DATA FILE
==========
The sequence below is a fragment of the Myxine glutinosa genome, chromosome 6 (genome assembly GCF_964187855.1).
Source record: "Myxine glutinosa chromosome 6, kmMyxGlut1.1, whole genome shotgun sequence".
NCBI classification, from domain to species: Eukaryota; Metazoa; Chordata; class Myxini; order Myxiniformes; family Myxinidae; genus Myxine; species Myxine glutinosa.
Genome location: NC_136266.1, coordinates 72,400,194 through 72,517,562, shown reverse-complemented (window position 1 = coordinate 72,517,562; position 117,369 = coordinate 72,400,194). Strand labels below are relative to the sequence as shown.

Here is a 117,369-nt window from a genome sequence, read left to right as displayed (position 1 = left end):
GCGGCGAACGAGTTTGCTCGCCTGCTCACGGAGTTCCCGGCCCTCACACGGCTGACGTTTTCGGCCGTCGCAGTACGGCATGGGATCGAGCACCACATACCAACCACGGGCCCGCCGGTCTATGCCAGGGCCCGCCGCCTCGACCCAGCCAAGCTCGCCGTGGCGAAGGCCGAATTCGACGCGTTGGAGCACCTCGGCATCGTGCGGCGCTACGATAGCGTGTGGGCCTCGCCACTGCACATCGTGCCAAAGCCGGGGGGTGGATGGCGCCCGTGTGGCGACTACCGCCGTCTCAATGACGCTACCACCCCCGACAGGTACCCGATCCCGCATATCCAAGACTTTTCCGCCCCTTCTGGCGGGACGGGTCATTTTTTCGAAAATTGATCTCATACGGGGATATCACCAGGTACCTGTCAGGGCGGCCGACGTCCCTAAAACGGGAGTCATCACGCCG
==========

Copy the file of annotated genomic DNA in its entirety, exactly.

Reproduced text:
The sequence below is a fragment of the Myxine glutinosa genome, chromosome 6 (genome assembly GCF_964187855.1).
Source record: "Myxine glutinosa chromosome 6, kmMyxGlut1.1, whole genome shotgun sequence".
NCBI classification, from domain to species: Eukaryota; Metazoa; Chordata; class Myxini; order Myxiniformes; family Myxinidae; genus Myxine; species Myxine glutinosa.
Genome location: NC_136266.1, coordinates 72,400,194 through 72,517,562, shown reverse-complemented (window position 1 = coordinate 72,517,562; position 117,369 = coordinate 72,400,194). Strand labels below are relative to the sequence as shown.

Here is a 117,369-nt window from a genome sequence, read left to right as displayed (position 1 = left end):
GCGGCGAACGAGTTTGCTCGCCTGCTCACGGAGTTCCCGGCCCTCACACGGCTGACGTTTTCGGCCGTCGCAGTACGGCATGGGATCGAGCACCACATACCAACCACGGGCCCGCCGGTCTATGCCAGGGCCCGCCGCCTCGACCCAGCCAAGCTCGCCGTGGCGAAGGCCGAATTCGACGCGTTGGAGCACCTCGGCATCGTGCGGCGCTACGATAGCGTGTGGGCCTCGCCACTGCACATCGTGCCAAAGCCGGGGGGTGGATGGCGCCCGTGTGGCGACTACCGCCGTCTCAATGACGCTACCACCCCCGACAGGTACCCGATCCCGCATATCCAAGACTTTTCCGCCCCTTCTGGCGGGACGGGTCATTTTTTCGAAAATTGATCTCATACGGGGATATCACCAGGTACCTGTCAGGGCGGCCGACGTCCCTAAAACGGGAGTCATCACGCCG